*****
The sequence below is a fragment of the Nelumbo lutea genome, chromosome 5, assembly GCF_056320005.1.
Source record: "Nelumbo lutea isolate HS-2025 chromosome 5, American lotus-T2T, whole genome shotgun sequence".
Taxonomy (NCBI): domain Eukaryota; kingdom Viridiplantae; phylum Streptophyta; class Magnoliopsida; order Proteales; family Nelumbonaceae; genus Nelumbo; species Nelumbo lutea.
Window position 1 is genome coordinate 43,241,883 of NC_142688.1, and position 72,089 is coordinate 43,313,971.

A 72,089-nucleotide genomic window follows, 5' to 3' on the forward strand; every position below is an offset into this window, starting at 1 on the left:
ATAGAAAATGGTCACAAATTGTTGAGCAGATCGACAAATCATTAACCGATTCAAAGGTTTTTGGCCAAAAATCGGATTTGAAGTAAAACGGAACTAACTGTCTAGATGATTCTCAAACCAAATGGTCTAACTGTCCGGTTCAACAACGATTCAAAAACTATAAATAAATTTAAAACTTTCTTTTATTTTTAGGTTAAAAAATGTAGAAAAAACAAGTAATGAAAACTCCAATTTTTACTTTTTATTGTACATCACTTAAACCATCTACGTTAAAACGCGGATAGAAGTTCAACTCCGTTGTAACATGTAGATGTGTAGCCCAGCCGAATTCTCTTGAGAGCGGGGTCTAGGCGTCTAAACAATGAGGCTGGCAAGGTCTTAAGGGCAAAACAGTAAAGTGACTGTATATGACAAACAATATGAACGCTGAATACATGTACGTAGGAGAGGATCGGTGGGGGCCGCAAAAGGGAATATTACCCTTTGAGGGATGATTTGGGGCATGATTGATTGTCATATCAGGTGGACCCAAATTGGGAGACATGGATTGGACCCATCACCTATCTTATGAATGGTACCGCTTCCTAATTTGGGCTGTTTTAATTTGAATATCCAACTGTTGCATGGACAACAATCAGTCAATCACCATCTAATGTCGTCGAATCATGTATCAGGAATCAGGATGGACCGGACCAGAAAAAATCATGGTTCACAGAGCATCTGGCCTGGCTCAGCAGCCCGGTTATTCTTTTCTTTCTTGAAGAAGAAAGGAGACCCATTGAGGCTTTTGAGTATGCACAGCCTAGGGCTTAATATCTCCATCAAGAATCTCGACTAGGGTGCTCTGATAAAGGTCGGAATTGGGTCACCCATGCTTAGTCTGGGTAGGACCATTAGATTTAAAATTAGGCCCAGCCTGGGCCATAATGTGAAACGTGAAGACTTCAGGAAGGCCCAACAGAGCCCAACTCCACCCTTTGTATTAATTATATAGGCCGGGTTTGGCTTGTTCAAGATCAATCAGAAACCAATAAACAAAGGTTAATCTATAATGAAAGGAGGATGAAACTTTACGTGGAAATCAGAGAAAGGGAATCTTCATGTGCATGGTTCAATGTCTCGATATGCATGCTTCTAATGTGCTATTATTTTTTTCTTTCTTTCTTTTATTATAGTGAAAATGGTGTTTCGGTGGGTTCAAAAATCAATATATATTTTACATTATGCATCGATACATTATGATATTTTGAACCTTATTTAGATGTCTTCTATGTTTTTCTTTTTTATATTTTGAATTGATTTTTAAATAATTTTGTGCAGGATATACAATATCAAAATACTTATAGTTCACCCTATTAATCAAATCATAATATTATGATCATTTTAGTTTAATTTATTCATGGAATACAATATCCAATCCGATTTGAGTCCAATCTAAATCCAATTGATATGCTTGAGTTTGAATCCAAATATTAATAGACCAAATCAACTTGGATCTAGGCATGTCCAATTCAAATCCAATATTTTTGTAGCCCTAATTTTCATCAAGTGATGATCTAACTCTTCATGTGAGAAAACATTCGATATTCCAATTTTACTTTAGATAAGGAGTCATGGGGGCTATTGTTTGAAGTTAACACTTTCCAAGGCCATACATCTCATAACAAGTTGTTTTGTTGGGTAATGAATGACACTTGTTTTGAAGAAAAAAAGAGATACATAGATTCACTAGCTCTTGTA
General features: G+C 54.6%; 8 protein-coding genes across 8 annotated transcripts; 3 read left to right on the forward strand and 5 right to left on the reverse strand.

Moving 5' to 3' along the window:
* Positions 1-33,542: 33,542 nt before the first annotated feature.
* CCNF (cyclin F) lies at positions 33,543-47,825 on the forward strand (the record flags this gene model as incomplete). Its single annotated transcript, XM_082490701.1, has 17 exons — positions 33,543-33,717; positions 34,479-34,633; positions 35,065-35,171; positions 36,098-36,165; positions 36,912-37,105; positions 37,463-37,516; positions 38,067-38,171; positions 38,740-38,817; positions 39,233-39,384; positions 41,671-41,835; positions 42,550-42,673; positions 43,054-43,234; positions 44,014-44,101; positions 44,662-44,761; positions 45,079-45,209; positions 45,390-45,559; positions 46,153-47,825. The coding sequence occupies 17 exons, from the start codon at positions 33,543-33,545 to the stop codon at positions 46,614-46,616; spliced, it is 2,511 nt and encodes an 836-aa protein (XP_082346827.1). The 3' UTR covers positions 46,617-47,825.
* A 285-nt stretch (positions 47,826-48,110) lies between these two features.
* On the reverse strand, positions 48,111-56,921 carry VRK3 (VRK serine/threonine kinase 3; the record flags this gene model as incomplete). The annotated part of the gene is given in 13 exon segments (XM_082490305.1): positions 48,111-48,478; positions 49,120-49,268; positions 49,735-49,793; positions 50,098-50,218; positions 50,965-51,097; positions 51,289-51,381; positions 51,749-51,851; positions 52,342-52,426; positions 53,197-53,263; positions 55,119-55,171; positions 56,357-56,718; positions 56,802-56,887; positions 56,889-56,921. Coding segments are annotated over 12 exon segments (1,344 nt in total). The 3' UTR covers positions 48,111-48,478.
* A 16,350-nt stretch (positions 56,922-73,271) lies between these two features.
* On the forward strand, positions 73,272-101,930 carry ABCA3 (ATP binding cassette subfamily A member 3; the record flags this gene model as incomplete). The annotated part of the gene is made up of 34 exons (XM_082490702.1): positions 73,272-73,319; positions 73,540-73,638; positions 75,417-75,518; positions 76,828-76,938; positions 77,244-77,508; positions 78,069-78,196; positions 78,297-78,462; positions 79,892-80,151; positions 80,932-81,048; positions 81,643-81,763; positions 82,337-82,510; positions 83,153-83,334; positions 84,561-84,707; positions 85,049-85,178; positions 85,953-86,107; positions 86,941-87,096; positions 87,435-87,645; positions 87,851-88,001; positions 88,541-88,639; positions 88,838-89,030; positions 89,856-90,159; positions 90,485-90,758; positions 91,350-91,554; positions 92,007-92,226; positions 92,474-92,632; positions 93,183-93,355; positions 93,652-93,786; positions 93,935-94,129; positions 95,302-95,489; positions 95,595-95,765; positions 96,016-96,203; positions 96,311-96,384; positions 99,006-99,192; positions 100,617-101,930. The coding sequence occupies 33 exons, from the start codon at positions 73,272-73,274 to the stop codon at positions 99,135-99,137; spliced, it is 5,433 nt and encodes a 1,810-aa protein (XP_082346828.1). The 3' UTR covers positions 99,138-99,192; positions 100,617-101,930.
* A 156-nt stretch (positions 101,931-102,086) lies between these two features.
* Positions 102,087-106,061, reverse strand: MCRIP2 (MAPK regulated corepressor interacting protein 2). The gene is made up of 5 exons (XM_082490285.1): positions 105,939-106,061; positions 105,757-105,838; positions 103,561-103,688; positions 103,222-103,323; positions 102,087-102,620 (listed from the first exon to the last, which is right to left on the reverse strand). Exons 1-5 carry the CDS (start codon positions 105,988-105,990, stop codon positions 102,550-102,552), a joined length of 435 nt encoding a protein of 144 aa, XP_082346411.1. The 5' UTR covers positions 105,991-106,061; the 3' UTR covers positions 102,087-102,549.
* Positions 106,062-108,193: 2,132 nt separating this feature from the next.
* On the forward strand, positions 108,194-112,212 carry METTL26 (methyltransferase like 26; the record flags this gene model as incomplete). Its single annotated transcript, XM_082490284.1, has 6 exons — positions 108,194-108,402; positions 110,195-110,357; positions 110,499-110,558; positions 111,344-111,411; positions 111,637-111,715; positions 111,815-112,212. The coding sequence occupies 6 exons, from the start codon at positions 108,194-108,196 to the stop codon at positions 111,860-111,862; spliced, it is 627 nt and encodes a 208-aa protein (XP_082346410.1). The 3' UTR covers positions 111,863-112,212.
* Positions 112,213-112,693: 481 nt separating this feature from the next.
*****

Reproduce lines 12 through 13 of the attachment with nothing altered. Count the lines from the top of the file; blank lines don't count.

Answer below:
* On the reverse strand, positions 48,111-56,921 carry VRK3 (VRK serine/threonine kinase 3; the record flags this gene model as incomplete). The annotated part of the gene is given in 13 exon segments (XM_082490305.1): positions 48,111-48,478; positions 49,120-49,268; positions 49,735-49,793; positions 50,098-50,218; positions 50,965-51,097; positions 51,289-51,381; positions 51,749-51,851; positions 52,342-52,426; positions 53,197-53,263; positions 55,119-55,171; positions 56,357-56,718; positions 56,802-56,887; positions 56,889-56,921. Coding segments are annotated over 12 exon segments (1,344 nt in total). The 3' UTR covers positions 48,111-48,478.
* A 16,350-nt stretch (positions 56,922-73,271) lies between these two features.